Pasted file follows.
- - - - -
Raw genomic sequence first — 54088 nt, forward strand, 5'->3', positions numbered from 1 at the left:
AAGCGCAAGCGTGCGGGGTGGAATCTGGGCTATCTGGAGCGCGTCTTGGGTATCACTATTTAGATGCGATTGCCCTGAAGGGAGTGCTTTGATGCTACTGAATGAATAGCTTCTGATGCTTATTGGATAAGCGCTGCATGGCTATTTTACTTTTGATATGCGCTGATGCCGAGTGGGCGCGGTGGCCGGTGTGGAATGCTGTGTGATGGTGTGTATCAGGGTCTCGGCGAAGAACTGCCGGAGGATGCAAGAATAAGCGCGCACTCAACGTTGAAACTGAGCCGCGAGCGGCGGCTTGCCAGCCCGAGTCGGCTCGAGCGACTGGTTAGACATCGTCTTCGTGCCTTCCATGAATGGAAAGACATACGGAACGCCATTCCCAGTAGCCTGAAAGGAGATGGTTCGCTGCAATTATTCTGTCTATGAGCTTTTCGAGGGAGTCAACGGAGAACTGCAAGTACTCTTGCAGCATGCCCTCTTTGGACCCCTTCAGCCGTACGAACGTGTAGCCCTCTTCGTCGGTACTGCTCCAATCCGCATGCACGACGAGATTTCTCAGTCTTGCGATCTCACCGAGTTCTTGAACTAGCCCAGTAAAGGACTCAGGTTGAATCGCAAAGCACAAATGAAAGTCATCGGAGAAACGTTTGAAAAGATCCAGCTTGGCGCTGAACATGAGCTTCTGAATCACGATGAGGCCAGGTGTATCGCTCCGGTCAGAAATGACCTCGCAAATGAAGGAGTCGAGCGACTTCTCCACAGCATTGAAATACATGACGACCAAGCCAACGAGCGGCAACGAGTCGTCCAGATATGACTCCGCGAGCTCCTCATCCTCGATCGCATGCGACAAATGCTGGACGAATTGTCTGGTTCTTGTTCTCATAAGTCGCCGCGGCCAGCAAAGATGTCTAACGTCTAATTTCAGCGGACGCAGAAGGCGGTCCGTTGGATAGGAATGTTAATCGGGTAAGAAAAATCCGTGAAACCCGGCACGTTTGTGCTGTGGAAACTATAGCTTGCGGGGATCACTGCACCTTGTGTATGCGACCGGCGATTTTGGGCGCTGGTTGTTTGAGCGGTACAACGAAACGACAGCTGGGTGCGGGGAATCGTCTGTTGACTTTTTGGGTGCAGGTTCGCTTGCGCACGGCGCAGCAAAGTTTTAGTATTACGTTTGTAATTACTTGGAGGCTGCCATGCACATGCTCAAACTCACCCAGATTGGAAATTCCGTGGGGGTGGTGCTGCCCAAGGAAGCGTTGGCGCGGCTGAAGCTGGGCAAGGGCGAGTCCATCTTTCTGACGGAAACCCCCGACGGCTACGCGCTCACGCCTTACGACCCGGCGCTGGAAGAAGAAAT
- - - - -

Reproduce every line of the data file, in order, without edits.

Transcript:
Raw genomic sequence first — 54088 nt, forward strand, 5'->3', positions numbered from 1 at the left:
AAGCGCAAGCGTGCGGGGTGGAATCTGGGCTATCTGGAGCGCGTCTTGGGTATCACTATTTAGATGCGATTGCCCTGAAGGGAGTGCTTTGATGCTACTGAATGAATAGCTTCTGATGCTTATTGGATAAGCGCTGCATGGCTATTTTACTTTTGATATGCGCTGATGCCGAGTGGGCGCGGTGGCCGGTGTGGAATGCTGTGTGATGGTGTGTATCAGGGTCTCGGCGAAGAACTGCCGGAGGATGCAAGAATAAGCGCGCACTCAACGTTGAAACTGAGCCGCGAGCGGCGGCTTGCCAGCCCGAGTCGGCTCGAGCGACTGGTTAGACATCGTCTTCGTGCCTTCCATGAATGGAAAGACATACGGAACGCCATTCCCAGTAGCCTGAAAGGAGATGGTTCGCTGCAATTATTCTGTCTATGAGCTTTTCGAGGGAGTCAACGGAGAACTGCAAGTACTCTTGCAGCATGCCCTCTTTGGACCCCTTCAGCCGTACGAACGTGTAGCCCTCTTCGTCGGTACTGCTCCAATCCGCATGCACGACGAGATTTCTCAGTCTTGCGATCTCACCGAGTTCTTGAACTAGCCCAGTAAAGGACTCAGGTTGAATCGCAAAGCACAAATGAAAGTCATCGGAGAAACGTTTGAAAAGATCCAGCTTGGCGCTGAACATGAGCTTCTGAATCACGATGAGGCCAGGTGTATCGCTCCGGTCAGAAATGACCTCGCAAATGAAGGAGTCGAGCGACTTCTCCACAGCATTGAAATACATGACGACCAAGCCAACGAGCGGCAACGAGTCGTCCAGATATGACTCCGCGAGCTCCTCATCCTCGATCGCATGCGACAAATGCTGGACGAATTGTCTGGTTCTTGTTCTCATAAGTCGCCGCGGCCAGCAAAGATGTCTAACGTCTAATTTCAGCGGACGCAGAAGGCGGTCCGTTGGATAGGAATGTTAATCGGGTAAGAAAAATCCGTGAAACCCGGCACGTTTGTGCTGTGGAAACTATAGCTTGCGGGGATCACTGCACCTTGTGTATGCGACCGGCGATTTTGGGCGCTGGTTGTTTGAGCGGTACAACGAAACGACAGCTGGGTGCGGGGAATCGTCTGTTGACTTTTTGGGTGCAGGTTCGCTTGCGCACGGCGCAGCAAAGTTTTAGTATTACGTTTGTAATTACTTGGAGGCTGCCATGCACATGCTCAAACTCACCCAGATTGGAAATTCCGTGGGGGTGGTGCTGCCCAAGGAAGCGTTGGCGCGGCTGAAGCTGGGCAAGGGCGAGTCCATCTTTCTGACGGAAACCCCCGACGGCTACGCGCTCACGCCTTACGACCCGGCGCTGGAAGAAGAAAT